[ExI] Thoughts on Space based solar power (Clinic Seed & a diverse future)

Paul D. Fernhout pdfernhout at kurtz-fernhout.com
Sun Nov 23 20:05:19 UTC 2008

hkhenson wrote:
> They don't need to be, though taking a bath and laundering clothes 
> before going up would probably keep out virtually every insect you 
> didn't want.
> In any case, farming modules heat up like autoclaves if you just shut 
> off the heat sink.  That deals with any pest that I can think of.

Except soil is a living thing. It's not the same after you sterilize it. It 
has all kinds of complex ecological dynamics we don't fully understand.

Some resources I like:
   "The Soul of Soil: A Soil-Building Guide for Master Gardeners and 
Farmers" by Grace Gershuny

"Towards Holistic Agriculture: A Scientific Approach" by R.W. Widdowson


"Natural wastewater treatment"

An organic philosopy might suggest ship up living dirt and living pondwater, 
and you get what you get, and then you start tinkering with the balance. :-)

Even if you inspect everything and sterilize most of it, I just don't see 
quarantine being 100% effective, and it is in the nature of biological 
systems that 99.9999999% effective can quickly becomes 0% effective. :-)

> Possibly.  It depends on social enjoyment.  Dealing with the physical 
> world is almost certainly going to be less rewarding than a simulated 
> one.  It's slow and more limited.  

Maybe that will be what is spiritually exciting about it, like Yoga or Tai 
Chi or even knitting? :-)

> I have not been paying much 
> attention.  Has anything leaked out of Second Life or World of War craft 
> to become a real world product?  Or do the objects in there depend too 
> much on the local "physics" rules?  It seems that at least costumes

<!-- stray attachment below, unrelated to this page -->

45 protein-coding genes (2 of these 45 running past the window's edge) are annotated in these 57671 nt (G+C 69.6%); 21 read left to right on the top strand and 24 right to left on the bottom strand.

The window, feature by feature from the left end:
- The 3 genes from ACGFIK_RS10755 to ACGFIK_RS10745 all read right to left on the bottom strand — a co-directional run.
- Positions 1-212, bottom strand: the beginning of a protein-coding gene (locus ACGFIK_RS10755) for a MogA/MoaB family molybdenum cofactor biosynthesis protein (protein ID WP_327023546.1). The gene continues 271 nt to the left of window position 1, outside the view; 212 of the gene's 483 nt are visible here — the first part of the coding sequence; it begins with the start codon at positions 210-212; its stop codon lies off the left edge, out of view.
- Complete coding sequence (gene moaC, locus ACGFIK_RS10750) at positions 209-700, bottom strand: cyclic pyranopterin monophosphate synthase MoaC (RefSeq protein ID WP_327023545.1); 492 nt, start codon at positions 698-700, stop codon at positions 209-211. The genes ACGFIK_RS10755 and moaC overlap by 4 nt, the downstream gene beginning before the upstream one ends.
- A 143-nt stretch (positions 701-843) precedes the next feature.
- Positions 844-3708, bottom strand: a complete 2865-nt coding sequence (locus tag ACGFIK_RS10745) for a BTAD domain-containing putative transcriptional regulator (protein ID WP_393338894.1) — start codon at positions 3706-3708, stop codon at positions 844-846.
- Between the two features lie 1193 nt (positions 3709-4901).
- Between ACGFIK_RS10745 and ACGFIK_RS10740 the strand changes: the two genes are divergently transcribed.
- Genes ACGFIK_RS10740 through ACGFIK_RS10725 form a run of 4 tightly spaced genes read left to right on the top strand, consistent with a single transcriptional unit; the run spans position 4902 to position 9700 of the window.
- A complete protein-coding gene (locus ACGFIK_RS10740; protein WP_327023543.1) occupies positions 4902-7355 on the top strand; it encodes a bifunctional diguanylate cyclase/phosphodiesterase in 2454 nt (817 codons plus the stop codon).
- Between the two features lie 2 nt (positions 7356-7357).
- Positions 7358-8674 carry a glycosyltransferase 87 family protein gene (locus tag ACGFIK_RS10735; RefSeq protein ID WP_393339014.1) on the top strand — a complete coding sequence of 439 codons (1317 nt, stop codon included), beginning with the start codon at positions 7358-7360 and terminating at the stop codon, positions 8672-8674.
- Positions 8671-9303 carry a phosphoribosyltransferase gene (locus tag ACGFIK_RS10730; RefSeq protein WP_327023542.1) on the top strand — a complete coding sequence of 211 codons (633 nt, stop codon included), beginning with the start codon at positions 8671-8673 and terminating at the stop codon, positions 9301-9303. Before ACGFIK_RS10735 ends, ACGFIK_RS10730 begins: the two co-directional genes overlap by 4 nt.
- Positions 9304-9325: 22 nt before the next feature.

> could be instantiated.

"Color 3D Prints - "Print" World of Warcraft characters"

And that Shirky article you linked to on 11/13 talks about the convergence 
of online and offline. So does his book "Here Comes Everybody".
where he talks about meetup.com.

>>>> Anyway, to the extent you put your solar space satellite plans under 
>>>> free and open source licenses, people can collaborate on improving them
>>> Following the logic and math through the wiki pages seems to be 
>>> harder than what most people are willing to do.  Or perhaps a social 
>>> group has not yet formed around the concepts where people get support 
>>> from each other the way they do on open source projects.
>> One contributor to project success is indeed to get people together 
>> who care about it. :-) One possibility is to integrate a wiki and a 
>> face to face meeting (as in, get people together at a workshop, and 
>> people work together on it). There certainly have been a lot of people 
>> interested in SPS based on previous SSI conferences. Maybe they don't 
>> know of it?
> Possibly.  Do you still have contacts with them?  Could you let them 
> know the web pages exist?

I've never been in touch with any of them (other than meeting some people at 
the SSI conferences or reading their papers). Obviously, one could look 
through old proceedings, but people move and change email addresses and so on.

You could go to the SSI yahoo group and make a post perhaps and interact 
with people there:

Mike Combs has been an active leader there and I'm sure he would love to 
hear from the co-founder of the L5 society if you don't want to join that 
list yourself:
   "The Space Settlement FAQ" written by Mike Combs (mikecombs at aol.com)"

SPS is featured prominently in his FAQ:

You might find a bunch of people on that list willing to help with SPS issues.

--Paul Fernhout

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